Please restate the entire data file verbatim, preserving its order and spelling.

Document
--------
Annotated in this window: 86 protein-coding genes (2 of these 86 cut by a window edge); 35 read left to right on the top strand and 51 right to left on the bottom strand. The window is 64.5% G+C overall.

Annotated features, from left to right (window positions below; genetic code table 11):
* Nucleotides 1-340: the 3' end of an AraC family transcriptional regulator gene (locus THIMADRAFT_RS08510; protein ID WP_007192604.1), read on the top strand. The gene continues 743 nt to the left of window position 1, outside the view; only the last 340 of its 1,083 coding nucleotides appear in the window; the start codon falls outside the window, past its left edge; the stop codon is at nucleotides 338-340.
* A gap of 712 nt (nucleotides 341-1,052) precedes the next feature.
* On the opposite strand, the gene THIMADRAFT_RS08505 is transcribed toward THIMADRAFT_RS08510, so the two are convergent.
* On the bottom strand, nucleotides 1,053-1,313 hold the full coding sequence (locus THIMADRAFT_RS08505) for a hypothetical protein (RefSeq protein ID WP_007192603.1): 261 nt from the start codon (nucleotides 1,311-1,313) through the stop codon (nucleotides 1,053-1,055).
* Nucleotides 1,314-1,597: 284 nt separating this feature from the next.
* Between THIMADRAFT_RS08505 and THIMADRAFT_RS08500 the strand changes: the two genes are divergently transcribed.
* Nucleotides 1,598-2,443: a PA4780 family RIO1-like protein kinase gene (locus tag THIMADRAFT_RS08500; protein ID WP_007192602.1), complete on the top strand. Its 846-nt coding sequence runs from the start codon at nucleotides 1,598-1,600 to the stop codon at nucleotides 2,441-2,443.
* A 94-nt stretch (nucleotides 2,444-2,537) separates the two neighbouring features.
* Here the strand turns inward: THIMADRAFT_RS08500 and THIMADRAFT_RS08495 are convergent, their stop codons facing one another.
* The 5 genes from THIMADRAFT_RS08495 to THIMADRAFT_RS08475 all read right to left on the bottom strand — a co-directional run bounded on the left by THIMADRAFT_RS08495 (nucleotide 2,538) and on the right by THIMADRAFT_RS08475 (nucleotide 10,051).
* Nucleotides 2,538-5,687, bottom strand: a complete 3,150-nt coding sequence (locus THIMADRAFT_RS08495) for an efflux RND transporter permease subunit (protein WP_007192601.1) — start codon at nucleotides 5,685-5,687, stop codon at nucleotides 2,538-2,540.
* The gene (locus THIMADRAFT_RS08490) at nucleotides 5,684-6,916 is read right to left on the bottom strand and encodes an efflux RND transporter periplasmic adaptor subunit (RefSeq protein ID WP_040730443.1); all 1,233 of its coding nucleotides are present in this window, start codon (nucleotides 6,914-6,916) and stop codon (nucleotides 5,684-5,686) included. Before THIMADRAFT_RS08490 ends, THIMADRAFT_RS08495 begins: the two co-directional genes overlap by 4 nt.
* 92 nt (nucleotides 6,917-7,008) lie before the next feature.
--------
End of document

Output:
Annotated in this window: 86 protein-coding genes (2 of these 86 cut by a window edge); 35 read left to right on the top strand and 51 right to left on the bottom strand. The window is 64.5% G+C overall.

Annotated features, from left to right (window positions below; genetic code table 11):
* Nucleotides 1-340: the 3' end of an AraC family transcriptional regulator gene (locus THIMADRAFT_RS08510; protein ID WP_007192604.1), read on the top strand. The gene continues 743 nt to the left of window position 1, outside the view; only the last 340 of its 1,083 coding nucleotides appear in the window; the start codon falls outside the window, past its left edge; the stop codon is at nucleotides 338-340.
* A gap of 712 nt (nucleotides 341-1,052) precedes the next feature.
* On the opposite strand, the gene THIMADRAFT_RS08505 is transcribed toward THIMADRAFT_RS08510, so the two are convergent.
* On the bottom strand, nucleotides 1,053-1,313 hold the full coding sequence (locus THIMADRAFT_RS08505) for a hypothetical protein (RefSeq protein ID WP_007192603.1): 261 nt from the start codon (nucleotides 1,311-1,313) through the stop codon (nucleotides 1,053-1,055).
* Nucleotides 1,314-1,597: 284 nt separating this feature from the next.
* Between THIMADRAFT_RS08505 and THIMADRAFT_RS08500 the strand changes: the two genes are divergently transcribed.
* Nucleotides 1,598-2,443: a PA4780 family RIO1-like protein kinase gene (locus tag THIMADRAFT_RS08500; protein ID WP_007192602.1), complete on the top strand. Its 846-nt coding sequence runs from the start codon at nucleotides 1,598-1,600 to the stop codon at nucleotides 2,441-2,443.
* A 94-nt stretch (nucleotides 2,444-2,537) separates the two neighbouring features.
* Here the strand turns inward: THIMADRAFT_RS08500 and THIMADRAFT_RS08495 are convergent, their stop codons facing one another.
* The 5 genes from THIMADRAFT_RS08495 to THIMADRAFT_RS08475 all read right to left on the bottom strand — a co-directional run bounded on the left by THIMADRAFT_RS08495 (nucleotide 2,538) and on the right by THIMADRAFT_RS08475 (nucleotide 10,051).
* Nucleotides 2,538-5,687, bottom strand: a complete 3,150-nt coding sequence (locus THIMADRAFT_RS08495) for an efflux RND transporter permease subunit (protein WP_007192601.1) — start codon at nucleotides 5,685-5,687, stop codon at nucleotides 2,538-2,540.
* The gene (locus THIMADRAFT_RS08490) at nucleotides 5,684-6,916 is read right to left on the bottom strand and encodes an efflux RND transporter periplasmic adaptor subunit (RefSeq protein ID WP_040730443.1); all 1,233 of its coding nucleotides are present in this window, start codon (nucleotides 6,914-6,916) and stop codon (nucleotides 5,684-5,686) included. Before THIMADRAFT_RS08490 ends, THIMADRAFT_RS08495 begins: the two co-directional genes overlap by 4 nt.
* 92 nt (nucleotides 6,917-7,008) lie before the next feature.